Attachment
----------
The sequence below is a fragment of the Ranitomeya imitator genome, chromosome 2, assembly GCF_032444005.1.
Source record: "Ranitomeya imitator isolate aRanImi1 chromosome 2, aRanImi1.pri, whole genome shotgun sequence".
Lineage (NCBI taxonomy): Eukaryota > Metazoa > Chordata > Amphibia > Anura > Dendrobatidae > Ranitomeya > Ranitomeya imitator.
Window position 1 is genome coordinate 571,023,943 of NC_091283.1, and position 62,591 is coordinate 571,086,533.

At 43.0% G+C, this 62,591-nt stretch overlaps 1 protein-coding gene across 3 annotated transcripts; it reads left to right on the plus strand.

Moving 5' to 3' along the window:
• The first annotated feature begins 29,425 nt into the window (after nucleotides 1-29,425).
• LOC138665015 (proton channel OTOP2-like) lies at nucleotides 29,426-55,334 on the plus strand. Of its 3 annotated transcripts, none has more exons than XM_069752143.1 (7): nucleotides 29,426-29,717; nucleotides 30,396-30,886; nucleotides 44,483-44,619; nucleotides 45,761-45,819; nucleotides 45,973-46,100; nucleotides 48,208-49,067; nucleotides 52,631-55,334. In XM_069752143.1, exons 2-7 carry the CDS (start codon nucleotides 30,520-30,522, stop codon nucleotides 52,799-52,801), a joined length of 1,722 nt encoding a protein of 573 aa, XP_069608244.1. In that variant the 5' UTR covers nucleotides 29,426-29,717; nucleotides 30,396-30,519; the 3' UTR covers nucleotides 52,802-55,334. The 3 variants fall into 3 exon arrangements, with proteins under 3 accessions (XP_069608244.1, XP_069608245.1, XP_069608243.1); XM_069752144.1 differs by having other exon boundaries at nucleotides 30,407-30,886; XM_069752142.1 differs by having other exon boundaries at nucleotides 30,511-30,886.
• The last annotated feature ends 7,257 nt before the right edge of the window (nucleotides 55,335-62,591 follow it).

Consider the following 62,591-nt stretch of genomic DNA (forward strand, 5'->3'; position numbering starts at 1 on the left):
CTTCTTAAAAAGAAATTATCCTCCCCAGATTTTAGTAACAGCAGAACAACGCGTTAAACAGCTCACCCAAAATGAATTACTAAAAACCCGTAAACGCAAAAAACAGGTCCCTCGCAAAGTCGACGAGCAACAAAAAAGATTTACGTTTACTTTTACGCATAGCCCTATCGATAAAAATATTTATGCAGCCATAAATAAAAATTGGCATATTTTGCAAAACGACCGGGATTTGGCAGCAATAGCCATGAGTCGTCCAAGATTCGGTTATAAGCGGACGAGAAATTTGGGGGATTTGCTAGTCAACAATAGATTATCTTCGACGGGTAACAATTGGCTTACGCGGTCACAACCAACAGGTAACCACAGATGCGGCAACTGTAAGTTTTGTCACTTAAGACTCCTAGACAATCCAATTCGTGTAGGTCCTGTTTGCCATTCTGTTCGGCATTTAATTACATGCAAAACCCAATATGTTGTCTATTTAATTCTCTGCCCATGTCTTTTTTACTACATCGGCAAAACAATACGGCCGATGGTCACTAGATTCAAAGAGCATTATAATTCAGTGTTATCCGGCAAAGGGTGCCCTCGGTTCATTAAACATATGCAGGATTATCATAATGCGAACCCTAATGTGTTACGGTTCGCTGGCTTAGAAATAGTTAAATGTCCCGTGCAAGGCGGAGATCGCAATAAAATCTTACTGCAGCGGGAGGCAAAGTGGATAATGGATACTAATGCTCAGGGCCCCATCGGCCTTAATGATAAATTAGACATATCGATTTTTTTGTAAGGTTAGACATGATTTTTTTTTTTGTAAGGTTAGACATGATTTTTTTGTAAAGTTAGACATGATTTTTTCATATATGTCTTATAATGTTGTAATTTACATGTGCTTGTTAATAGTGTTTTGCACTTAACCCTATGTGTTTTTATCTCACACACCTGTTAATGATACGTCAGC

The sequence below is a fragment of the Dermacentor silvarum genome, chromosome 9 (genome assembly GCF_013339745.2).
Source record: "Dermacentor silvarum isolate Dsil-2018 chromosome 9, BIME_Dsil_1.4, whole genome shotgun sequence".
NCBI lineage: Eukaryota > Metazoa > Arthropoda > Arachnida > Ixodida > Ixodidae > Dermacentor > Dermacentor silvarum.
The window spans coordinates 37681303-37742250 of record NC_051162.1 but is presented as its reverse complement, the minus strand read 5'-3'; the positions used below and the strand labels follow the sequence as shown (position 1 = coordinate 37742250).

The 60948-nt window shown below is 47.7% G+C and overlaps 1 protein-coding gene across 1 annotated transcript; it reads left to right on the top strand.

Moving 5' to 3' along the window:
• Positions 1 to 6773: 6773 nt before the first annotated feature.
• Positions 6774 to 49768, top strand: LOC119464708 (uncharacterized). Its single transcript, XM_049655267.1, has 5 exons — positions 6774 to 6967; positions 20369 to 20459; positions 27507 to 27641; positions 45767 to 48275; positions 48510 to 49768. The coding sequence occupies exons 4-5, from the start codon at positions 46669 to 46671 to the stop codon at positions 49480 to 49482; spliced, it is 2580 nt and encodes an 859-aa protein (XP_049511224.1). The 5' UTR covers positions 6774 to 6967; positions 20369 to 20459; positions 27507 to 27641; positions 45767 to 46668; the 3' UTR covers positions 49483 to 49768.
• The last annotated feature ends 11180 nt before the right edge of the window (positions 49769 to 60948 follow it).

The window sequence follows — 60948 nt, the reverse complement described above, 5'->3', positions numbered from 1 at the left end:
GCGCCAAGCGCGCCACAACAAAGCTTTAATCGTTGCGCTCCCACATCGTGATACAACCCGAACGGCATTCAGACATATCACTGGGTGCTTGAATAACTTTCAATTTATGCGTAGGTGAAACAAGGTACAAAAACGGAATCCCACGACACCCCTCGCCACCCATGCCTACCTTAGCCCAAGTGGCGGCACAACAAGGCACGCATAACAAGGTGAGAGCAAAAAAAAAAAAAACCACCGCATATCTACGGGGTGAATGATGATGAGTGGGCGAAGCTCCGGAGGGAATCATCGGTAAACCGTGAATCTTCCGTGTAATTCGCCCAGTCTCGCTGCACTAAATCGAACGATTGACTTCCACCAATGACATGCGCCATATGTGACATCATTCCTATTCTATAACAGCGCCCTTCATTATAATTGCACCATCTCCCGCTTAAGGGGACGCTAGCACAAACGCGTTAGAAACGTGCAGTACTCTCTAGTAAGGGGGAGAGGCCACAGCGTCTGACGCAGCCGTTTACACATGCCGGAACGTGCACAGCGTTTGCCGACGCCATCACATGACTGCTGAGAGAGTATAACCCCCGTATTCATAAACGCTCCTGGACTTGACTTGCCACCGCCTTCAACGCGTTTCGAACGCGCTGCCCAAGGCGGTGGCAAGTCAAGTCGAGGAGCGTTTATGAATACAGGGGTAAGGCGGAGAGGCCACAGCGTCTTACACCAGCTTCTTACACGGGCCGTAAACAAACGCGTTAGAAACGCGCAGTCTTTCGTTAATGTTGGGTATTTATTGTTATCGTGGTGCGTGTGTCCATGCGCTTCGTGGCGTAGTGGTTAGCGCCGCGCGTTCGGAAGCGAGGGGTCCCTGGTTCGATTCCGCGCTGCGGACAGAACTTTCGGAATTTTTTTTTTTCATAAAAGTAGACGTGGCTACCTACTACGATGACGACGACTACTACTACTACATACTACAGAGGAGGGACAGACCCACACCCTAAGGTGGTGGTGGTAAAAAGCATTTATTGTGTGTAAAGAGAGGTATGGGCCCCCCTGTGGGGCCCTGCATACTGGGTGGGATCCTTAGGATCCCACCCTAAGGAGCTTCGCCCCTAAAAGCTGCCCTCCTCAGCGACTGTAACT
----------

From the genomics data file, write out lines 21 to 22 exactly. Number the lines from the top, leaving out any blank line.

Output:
The window sequence follows — 60948 nt, the reverse complement described above, 5'->3', positions numbered from 1 at the left end:
GCGCCAAGCGCGCCACAACAAAGCTTTAATCGTTGCGCTCCCACATCGTGATACAACCCGAACGGCATTCAGACATATCACTGGGTGCTTGAATAACTTTCAATTTATGCGTAGGTGAAACAAGGTACAAAAACGGAATCCCACGACACCCCTCGCCACCCATGCCTACCTTAGCCCAAGTGGCGGCACAACAAGGCACGCATAACAAGGTGAGAGCAAAAAAAAAAAAAACCACCGCATATCTACGGGGTGAATGATGATGAGTGGGCGAAGCTCCGGAGGGAATCATCGGTAAACCGTGAATCTTCCGTGTAATTCGCCCAGTCTCGCTGCACTAAATCGAACGATTGACTTCCACCAATGACATGCGCCATATGTGACATCATTCCTATTCTATAACAGCGCCCTTCATTATAATTGCACCATCTCCCGCTTAAGGGGACGCTAGCACAAACGCGTTAGAAACGTGCAGTACTCTCTAGTAAGGGGGAGAGGCCACAGCGTCTGACGCAGCCGTTTACACATGCCGGAACGTGCACAGCGTTTGCCGACGCCATCACATGACTGCTGAGAGAGTATAACCCCCGTATTCATAAACGCTCCTGGACTTGACTTGCCACCGCCTTCAACGCGTTTCGAACGCGCTGCCCAAGGCGGTGGCAAGTCAAGTCGAGGAGCGTTTATGAATACAGGGGTAAGGCGGAGAGGCCACAGCGTCTTACACCAGCTTCTTACACGGGCCGTAAACAAACGCGTTAGAAACGCGCAGTCTTTCGTTAATGTTGGGTATTTATTGTTATCGTGGTGCGTGTGTCCATGCGCTTCGTGGCGTAGTGGTTAGCGCCGCGCGTTCGGAAGCGAGGGGTCCCTGGTTCGATTCCGCGCTGCGGACAGAACTTTCGGAATTTTTTTTTTTCATAAAAGTAGACGTGGCTACCTACTACGATGACGACGACTACTACTACTACATACTACAGAGGAGGGACAGACCCACACCCTAAGGTGGTGGTGGTAAAAAGCATTTATTGTGTGTAAAGAGAGGTATGGGCCCCCCTGTGGGGCCCTGCATACTGGGTGGGATCCTTAGGATCCCACCCTAAGGAGCTTCGCCCCTAAAAGCTGCCCTCCTCAGCGACTGTAACT